While the AUS remains the gold standard for PPI, MS are popular due to their low cost, decreased invasiveness, and avoidance of mechanical manipulation to void (2). A study by Kumar et al., found that when an AUS was recommended for severe incontinence, 25% of men were willing to go against the surgeon’s advice in favor of a sling to avoid the mechanical element of an AUS. In contrast, all of the men who were recommended for a MS proceeded with the operation. Additionally, when given a choice, 92% of patients chose a MS over the AUS. Patients also preferred the immediate effects of the MS, when compared to the AUS, which requires post-operation healing before activation (43).
MS can be divided into adjustable and non-adjustable types, which are either positioned through a transobturator or retropubic approach. Adjustable MS include the Argus, ReMeex, and adjustable transobturator male system (ATOMS). Nonadjustable MS include AdVance and Virtue slings. Although there is no significant difference in patient satisfaction or clinical outcomes, adjustable MS have a theoretical advantage over the nonadjustable slings, as they can be easily revised to increase urethral compression in the case of persistent and/or recurrent UI, without the need for another surgery (2,25).
While various studies report conflicting data on the risk factors associated with poor outcomes, most experts report that the proper selection of a patient is principal to the procedure’s success. The ideal candidate for a MS should have proper sphincter function, mild to moderate SUI, and an adequate detrusor contraction required to overcome the fixed resistance of the sling that is necessary to void (25,44).
Adjustable slings: Argus, ReMeex, ATOMS
Originally, the Argus system was implanted via a retropubic approach. However, the new Argus-T model allows for transobturator placement (25). The sling can be tightened on the first days post-op through a small incision with silicone washers (21,25). A study by Hübner et al., found that with a mean follow-up of 2.1 (0.1–4.5) years, the Argus system has a dry rate of 79.2%; adjustments were made in 38.6% of cases. All of the men presented with moderate-to-severe SUI, and 21.8% had undergone prior radiation therapy for prostate cancer. The study found no significant impact on the outcome, or complication rate, based on radiation history; 77.3% of the radiated patients were dry at the last follow-up. Based on this study, the Argus sling appears to be a viable option for patients with moderate-to-severe PP-SUI and irradiated patients. However, not many studies are published on the Argus sling in radiated patients and more data is required (24,25).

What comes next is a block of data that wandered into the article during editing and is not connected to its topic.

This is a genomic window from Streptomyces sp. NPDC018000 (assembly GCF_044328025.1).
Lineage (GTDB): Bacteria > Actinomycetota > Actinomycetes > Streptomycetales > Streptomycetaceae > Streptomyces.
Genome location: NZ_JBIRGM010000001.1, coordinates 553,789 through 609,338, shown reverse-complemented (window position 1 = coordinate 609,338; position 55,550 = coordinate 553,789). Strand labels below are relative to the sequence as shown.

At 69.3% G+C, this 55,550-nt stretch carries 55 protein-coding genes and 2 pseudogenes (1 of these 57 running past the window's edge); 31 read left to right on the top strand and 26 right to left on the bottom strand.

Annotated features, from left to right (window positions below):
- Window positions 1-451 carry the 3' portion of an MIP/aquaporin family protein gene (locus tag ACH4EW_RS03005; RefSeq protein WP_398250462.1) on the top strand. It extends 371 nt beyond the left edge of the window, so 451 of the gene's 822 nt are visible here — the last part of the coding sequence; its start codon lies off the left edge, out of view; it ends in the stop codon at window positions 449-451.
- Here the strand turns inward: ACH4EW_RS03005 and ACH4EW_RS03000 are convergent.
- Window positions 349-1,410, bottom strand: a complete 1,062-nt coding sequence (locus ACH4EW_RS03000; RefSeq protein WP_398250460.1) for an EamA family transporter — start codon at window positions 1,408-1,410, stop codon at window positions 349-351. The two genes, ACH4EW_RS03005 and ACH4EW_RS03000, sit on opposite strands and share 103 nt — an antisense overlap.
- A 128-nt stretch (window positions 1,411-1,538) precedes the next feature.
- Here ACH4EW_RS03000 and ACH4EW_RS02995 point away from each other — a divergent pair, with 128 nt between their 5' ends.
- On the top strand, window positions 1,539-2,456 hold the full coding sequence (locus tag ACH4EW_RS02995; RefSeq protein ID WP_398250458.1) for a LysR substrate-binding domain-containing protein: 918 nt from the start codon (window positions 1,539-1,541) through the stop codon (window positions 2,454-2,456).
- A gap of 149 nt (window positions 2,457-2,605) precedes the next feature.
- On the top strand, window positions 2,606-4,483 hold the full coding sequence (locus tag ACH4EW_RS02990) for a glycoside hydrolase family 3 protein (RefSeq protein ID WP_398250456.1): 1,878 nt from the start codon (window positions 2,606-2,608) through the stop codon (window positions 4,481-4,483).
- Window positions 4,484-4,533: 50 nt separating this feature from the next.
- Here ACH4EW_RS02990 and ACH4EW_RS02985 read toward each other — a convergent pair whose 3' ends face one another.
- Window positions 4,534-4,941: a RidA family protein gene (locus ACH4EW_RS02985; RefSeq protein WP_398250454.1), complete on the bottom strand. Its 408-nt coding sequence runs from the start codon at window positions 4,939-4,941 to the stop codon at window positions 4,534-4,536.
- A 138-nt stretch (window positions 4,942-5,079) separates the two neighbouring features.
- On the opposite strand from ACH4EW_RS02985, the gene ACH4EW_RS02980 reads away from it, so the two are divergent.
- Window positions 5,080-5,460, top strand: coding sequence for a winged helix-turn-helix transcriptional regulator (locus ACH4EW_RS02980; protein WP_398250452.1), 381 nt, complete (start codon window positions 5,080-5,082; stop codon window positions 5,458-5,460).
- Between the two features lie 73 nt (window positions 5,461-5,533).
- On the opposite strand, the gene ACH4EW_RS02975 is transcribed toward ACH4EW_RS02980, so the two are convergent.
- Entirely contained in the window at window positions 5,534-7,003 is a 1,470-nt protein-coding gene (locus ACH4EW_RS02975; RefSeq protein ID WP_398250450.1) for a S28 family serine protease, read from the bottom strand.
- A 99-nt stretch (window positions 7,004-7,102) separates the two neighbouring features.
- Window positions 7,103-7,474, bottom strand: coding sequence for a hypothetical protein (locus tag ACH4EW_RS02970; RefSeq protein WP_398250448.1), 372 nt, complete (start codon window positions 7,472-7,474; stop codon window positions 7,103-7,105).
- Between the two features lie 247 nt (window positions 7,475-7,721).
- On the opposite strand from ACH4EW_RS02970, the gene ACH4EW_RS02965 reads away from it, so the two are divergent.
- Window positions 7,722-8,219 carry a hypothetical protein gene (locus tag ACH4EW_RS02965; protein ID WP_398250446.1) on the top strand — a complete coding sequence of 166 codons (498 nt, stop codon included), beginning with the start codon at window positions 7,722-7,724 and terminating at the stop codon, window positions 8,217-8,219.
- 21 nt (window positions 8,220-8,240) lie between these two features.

(II) ReMeex—suburethral sling
The ReMeex sling was introduced in 2004. It can be adjusted via an external manipulator in coordination with the subcutaneous suprapubic mechanical regulator. The reported success rates of the sling in patients with mild to severe SUI are up to 85% (up to 65% dry, 20% improved). Readjustment of the ReMeex sling is common, with up to 90% of patients requiring at least two adjustments (25). Not many studies have been published on the ReMeex sling for men with PPI, especially those with a history of radiation therapy. However, one study found a lower level of satisfaction (60%) among irradiated patients compared to non-radiated patients (90.2%) after placement of a ReMeex sling (26).
The ATOMS sling works on a similar principle to the AUS. However, it does not circumferentially compress the urethra, and it can be adjusted postoperatively. The ATOMS sling is implanted around the bulbar urethra, taking care to preserve the bulbospongiosus, which acts as a protective layer between the urethra and implant. Tubing then connects the implant to a titanium port, which is located within the scrotum. This element allows for adjustment of the system’s pressure, by modifying the volume of the cushion (25,27).
A meta-analysis by Esquina et al., demonstrated a mean dryness rate of 67%, a mean improvement rate of 90% (after final adjustments), a satisfaction rate of 87%, an explantation rate of 5.75%, a complication rate of 16% (3% major) and a mean system fillings of 2.4 per patient (mean follow up 20.9 months). Studies were additionally stratified based on the proportion of radiated patients treated. Those with >25% of irradiated patients had worst dry rates, 59% vs. 76% (P=0.014) but no difference in improvement rates, 89% vs. 92% (P=0.56). For series with a higher proportion of radiated patients, a significant difference was appreciated in pad count change, −4.43 vs. −3.43 pads-per-day (PPD) (P=0.026) but not for pad test change, −498 vs. −427 cc (P=0.48). Additionally, the complication rate was not dependent on a history of radiation, 17.8% for series with >25% irradiated patients vs. 15.6% with <25% irradiated patients (P=0.68) (27).
Two of the studies included in the above mentioned meta-analysis include, Hoda et al. (31.7% irradiated) and Seweryn et al. (44.7% irradiated), which reported success rates in radiated patients of 87% (58% dry, 29% improved) and 82.3% (58.8% dry, 23.5% improved), with a mean follow-up of 17.8 and 16.9 months, respectively (45,46).
Of note a long-term study by Mühlstädt et al., which also reported that irradiated patients had a tendency for worse outcomes (without statistical significance) attributed the differences in success to an increase in preoperative severity of UI with which the irradiated patients presented. In the study, 82.4% of the patients with previous radiation were classified as severely incontinent, compared to 55.6% in the non-radiated cohort (28).